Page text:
Bailey takes over Teamsters 205
By Patrick Cloonan
Published: Wednesday, Jan. 4, 2012,
One of the area's largest labor union locals has a new chief executive officer.
Carl A. Bailey took office this week as secretary-treasurer of White Oak-based Teamsters Local 205, succeeding the retiring Bill Lickert Jr.
"In August, Bill surprised everyone when he decided to retire," Bailey said Tuesday. "Shortly thereafter, he said he wanted to support me."
Bailey, a business agent for the local for the past 10 years, assumes the principal office in a local with more than 3,000 members in seven counties.
He pledged to carry on a tradition established by Lickert and previously by the late Bill Lickert Sr.
"We're going to try to continue to grow and be the best union we can be," Bailey said, "and try to represent our members better than anyone else on the planet."
It's the first time in decades that the local will be led by someone other than a Lickert. William E. Lickert Sr., who passed away April 2 at age 90, was president of Local 205 for 36 years, retiring on Jan. 27, 2003.
William E. Lickert Jr. retained the title of secretary-treasurer after his father's retirement but had been the local's CEO ever since.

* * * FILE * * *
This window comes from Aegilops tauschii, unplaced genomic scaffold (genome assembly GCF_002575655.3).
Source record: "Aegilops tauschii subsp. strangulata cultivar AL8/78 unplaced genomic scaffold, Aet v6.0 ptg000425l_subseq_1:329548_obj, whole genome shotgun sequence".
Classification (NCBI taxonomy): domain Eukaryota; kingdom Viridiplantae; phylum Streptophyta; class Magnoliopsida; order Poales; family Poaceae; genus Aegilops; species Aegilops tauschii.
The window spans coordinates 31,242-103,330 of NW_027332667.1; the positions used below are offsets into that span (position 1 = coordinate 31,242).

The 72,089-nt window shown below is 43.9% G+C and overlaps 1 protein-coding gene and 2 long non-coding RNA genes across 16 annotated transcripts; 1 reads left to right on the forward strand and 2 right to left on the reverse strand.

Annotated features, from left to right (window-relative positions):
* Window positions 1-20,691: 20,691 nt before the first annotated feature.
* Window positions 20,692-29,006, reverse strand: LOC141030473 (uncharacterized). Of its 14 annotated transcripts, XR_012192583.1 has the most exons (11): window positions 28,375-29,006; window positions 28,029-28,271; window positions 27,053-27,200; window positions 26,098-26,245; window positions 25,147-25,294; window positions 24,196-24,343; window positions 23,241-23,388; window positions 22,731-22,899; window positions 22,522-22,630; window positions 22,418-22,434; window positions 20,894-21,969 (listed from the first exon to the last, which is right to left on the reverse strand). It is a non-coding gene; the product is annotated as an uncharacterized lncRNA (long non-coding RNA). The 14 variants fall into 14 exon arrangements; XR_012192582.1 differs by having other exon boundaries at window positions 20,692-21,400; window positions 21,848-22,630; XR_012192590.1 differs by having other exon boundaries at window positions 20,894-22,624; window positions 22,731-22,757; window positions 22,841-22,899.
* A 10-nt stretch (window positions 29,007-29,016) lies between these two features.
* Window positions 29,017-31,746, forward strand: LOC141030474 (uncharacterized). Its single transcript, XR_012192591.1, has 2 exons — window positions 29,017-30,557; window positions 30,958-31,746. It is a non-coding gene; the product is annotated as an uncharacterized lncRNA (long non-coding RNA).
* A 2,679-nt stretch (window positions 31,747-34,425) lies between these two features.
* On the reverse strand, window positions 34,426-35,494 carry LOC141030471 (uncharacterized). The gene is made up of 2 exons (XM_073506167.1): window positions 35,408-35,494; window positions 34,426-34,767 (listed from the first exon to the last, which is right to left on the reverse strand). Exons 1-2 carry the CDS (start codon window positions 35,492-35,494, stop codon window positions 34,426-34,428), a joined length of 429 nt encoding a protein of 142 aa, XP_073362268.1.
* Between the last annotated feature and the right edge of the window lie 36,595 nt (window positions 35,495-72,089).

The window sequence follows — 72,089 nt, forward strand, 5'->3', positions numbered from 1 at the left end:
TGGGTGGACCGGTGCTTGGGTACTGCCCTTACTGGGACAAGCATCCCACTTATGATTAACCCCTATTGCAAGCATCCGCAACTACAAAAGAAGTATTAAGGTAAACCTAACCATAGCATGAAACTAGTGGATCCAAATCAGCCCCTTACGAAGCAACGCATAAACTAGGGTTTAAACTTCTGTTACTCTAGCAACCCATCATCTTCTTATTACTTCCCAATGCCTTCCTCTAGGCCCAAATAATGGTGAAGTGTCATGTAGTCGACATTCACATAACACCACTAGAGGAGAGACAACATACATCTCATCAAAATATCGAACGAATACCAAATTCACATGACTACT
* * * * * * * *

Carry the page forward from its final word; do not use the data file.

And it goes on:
"I'm not family," Bailey said. "I was no way related whatsoever. I was surprised and kind of honored by it, too."
Bailey was elected as part of a slate that also includes new president John Winters, re-elected vice president Karan Rymarowicz, recording secretary Edward Boehme and trustees Glenn Johnston, Glenn Lynn and Dallas Nelson.
That slate was nominated without opposition Sept. 13 for terms that started officially on Sunday.
Bailey said no "earth-shattering" changes would happen.
Among the changes is the elevation of Boehme from a trusteeship. Along with Bailey he will be a full-time presence at the White Oak office.
"The recording secretary used to be a part-time position, but we hired Ed to be a full-time business agent," Bailey said.
In much of the Mon-Yough region Local 205 is a bargaining agent for municipal employees. In the city of McKeesport, for instance, the local represents four bargaining units including the police and public works employees.
In September, Allegheny County floated a proposal to reduce the number of 911 dispatch channels to enhance efficiency and coordination of mutual aid.
Bailey told Trib Total Media news exchange partner WPXI-11 that the change would have the opposite effect.
"We think it's going to be a severe officer safety issue," Bailey said. "Every officer I've talked to, the main concern is that issue."
Bailey is a retired McKeesport police officer and brother of state 45th District Sen. James R. Brewster, a former McKeesport mayor.
On Nov. 18, Bailey went with other Mon-Yough residents to petition the Legislative Reapportionment Commission not to move the 45th District to Monroe County.
He may have won one point despite a futile bid to change the LRC's decision.
Bailey pointed out that the plan originally approved for state Senate districts split up the Mon-Yough cities of McKeesport, Duquesne and Clairton. The final plan approved Dec. 12 kept those cities together in the 46th District covering the Mon-Yough area as well as much of Washington County.
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